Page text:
Pet Therapy

children with dog

If you have a child who is struggling, pet therapy for children is a proven therapy treatment that works for a variety of conditions. Your child will likely respond very well to an emotional support animal. Your veterinarian can offer more information about this form of treatment, too.

What is Pet Therapy For Children?

Pet therapy for children is the use of pets to provide emotional support for a child who needs it. Growing up is very tough, even when everything goes “right.” But when extenuating circumstances come into play, such as physical, mental, or emotional disabilities, then children may need more—and different—help than what they can get from their parents or caregivers.

Pet therapy provides that additional resource so that children have a non-judgmental living creature to relate to, confide in, and just spend time with. Pet therapy works in care environments like hospitals, but it also works when the pet is part of a family at home.

What Conditions Pet Therapy Can Help With

Pet therapy has long been used to help with a wide range of conditions, like:

  • Autism spectrum disorder
  • Obsessive-compulsive disorder
  • Behavioral disorders
  • Developmental disabilities
  • Muscular dystrophy
  • Bell’s palsy
  • Post-traumatic stress disorder

Pet therapy not only helps the child. Pet therapy can also indirectly help parents and caregivers since having the pet as additional support can feel like having another source of therapy available in the home. When a child is unable to get what they need from an adult, they can turn to the pet for emotional support.

Advantages of Animal-Assisted Therapy

Animal-assisted therapy is a method of therapy where companion animals are used to help a person manage health issues and/or the side effects of certain prescription medications. Therapy animals may be visitors to children in hospitals or care facilities, or they may become permanent therapy animals placed in the child’s home, much like a family pet. The benefits of animal-assisted therapy include:

  • Lowered blood pressure
  • Improved heart health
  • Pain reduction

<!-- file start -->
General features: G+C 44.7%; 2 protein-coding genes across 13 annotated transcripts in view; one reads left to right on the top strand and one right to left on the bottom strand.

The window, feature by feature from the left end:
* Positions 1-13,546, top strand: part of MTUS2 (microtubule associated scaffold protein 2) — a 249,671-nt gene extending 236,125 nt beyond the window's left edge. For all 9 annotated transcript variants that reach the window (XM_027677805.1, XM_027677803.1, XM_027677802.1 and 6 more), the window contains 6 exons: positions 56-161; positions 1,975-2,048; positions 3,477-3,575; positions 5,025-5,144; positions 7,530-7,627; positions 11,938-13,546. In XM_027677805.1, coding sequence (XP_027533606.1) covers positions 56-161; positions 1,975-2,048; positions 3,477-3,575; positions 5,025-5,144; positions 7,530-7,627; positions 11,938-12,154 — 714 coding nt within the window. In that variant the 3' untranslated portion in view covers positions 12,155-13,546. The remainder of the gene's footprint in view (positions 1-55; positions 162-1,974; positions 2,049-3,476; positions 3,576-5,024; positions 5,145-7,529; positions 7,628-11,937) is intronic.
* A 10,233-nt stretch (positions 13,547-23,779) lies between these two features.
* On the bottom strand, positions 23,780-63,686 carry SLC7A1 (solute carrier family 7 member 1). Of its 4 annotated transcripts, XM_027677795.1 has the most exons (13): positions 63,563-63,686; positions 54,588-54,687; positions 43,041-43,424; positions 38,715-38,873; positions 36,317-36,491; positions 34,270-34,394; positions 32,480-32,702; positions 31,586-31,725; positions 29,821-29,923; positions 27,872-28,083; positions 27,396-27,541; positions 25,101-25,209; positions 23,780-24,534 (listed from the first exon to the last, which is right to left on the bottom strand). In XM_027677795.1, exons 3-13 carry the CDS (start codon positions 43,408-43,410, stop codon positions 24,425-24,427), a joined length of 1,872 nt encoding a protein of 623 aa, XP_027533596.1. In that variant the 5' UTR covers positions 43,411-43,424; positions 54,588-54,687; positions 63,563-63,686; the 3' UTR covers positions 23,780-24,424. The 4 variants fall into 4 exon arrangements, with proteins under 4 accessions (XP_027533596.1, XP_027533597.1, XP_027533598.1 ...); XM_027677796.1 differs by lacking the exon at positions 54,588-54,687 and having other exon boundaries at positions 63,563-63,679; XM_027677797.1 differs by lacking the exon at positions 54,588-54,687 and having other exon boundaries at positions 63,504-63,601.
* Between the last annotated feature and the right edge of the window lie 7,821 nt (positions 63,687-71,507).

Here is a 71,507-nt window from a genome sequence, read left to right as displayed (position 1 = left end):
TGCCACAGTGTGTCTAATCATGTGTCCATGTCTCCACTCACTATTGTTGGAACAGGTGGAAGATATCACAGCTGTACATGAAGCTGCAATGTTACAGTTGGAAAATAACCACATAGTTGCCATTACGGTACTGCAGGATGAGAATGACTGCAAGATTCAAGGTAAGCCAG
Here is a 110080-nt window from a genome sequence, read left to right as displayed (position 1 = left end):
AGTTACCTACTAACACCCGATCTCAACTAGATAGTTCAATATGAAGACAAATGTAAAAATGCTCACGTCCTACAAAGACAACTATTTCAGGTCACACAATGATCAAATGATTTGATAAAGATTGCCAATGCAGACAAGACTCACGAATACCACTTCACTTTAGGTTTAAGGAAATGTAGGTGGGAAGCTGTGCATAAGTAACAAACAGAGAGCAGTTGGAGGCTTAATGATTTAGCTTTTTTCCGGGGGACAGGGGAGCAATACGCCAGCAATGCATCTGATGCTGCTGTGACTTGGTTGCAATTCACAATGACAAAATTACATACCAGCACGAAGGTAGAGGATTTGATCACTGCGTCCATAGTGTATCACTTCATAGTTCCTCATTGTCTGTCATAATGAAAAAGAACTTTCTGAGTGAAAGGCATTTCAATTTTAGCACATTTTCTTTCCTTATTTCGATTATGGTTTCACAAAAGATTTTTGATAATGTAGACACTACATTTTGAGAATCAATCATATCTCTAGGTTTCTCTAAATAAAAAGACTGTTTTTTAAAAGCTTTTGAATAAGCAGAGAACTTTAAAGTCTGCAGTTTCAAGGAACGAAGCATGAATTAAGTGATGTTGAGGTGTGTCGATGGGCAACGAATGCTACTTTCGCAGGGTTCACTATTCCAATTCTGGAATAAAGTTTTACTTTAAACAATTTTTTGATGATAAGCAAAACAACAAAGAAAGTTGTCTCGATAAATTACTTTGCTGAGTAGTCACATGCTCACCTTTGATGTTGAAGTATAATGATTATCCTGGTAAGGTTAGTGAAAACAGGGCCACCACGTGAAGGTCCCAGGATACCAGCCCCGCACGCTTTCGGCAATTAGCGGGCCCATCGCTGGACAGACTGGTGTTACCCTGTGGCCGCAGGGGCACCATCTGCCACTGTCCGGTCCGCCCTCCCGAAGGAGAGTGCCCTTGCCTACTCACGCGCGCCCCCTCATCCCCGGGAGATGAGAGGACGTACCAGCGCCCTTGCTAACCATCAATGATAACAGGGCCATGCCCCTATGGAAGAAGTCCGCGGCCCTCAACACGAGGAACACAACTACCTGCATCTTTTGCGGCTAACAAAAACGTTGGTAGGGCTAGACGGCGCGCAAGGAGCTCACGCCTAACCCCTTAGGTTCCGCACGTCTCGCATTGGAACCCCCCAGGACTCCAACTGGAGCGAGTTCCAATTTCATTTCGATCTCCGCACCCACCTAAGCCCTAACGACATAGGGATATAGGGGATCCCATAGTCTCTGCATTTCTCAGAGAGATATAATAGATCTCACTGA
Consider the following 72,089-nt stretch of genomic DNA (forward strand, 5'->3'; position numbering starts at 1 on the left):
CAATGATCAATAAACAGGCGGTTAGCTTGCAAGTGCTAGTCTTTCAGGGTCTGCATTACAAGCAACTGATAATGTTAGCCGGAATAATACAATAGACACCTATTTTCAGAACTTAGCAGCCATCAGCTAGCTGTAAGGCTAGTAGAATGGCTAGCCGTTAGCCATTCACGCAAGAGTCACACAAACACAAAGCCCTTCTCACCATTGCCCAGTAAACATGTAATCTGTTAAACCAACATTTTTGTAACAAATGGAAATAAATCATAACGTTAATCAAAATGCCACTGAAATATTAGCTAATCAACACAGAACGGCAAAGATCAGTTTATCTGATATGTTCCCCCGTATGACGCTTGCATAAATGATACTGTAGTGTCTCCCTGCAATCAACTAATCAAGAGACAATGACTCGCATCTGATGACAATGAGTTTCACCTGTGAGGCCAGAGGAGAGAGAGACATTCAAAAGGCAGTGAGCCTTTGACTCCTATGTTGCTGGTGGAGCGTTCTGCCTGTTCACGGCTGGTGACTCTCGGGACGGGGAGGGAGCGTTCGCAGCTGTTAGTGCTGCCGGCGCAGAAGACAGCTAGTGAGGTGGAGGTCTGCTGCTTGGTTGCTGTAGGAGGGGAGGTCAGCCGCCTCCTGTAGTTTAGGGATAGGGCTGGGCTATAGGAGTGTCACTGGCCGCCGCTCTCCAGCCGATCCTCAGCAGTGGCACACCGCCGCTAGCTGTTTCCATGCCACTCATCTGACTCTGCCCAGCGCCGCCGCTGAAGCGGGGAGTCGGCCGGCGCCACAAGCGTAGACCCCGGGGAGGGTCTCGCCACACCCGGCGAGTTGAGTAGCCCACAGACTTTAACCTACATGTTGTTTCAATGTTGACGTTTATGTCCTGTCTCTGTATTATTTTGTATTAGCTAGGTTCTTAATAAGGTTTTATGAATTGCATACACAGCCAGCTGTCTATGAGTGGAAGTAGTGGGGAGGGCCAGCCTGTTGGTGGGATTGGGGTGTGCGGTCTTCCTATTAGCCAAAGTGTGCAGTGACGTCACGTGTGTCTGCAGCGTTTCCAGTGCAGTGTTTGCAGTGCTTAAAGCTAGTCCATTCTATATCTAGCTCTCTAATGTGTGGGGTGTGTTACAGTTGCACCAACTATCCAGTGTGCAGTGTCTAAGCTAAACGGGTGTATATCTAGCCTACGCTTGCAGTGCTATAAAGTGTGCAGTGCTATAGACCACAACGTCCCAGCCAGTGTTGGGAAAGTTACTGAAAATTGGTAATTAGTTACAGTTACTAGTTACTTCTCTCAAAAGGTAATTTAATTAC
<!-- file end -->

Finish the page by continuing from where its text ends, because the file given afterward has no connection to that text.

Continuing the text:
• Improvement in fine motor skills
  • Improved social engagement
  • Increased exercise/physical activity

If you’re intrigued and excited by the idea of having a pet as therapy for your child, talk to your veterinarian. Your vet can help you to find emotional support animals and ensure that your new pet receives the best veterinarian care as well.

Sign up using the form below or call 508-234-6815 to make an appointment.

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Read What Our Clients Say

  • "I would like thank Dr. Lawrence and his exceptional team of professionals for their support, compassion, and exceptional veterinarian expertise this past week! ( and over the past 25 years Of being a client with our many pets). Our Great Dane puppy had an accident playing which left her lame on one leg. As parents to our puppy we were extremely anxious to get her into our vet for diagnosis asap! Agape worked us directly in for emergency visit first thing next morning! Our puppy’s injury was identified, and she quickly put on pain management medicine and treatment plan!! Honestly words can not express our family’s gratitude!"
    Andrea Malm
  • "Excellent Vet..All my interactions have been positive, informative and compasionate. I always know my dog is getting a thorough exam when I take him. I can ask questions and I get informative answers.

    Dr. Lawrence is just one of those people who is doing what he should be doing in life, and he a top notch vet.

    Overall I am very happy with there services over the past 8 years."
    Jones J. / Whitinsville, MA

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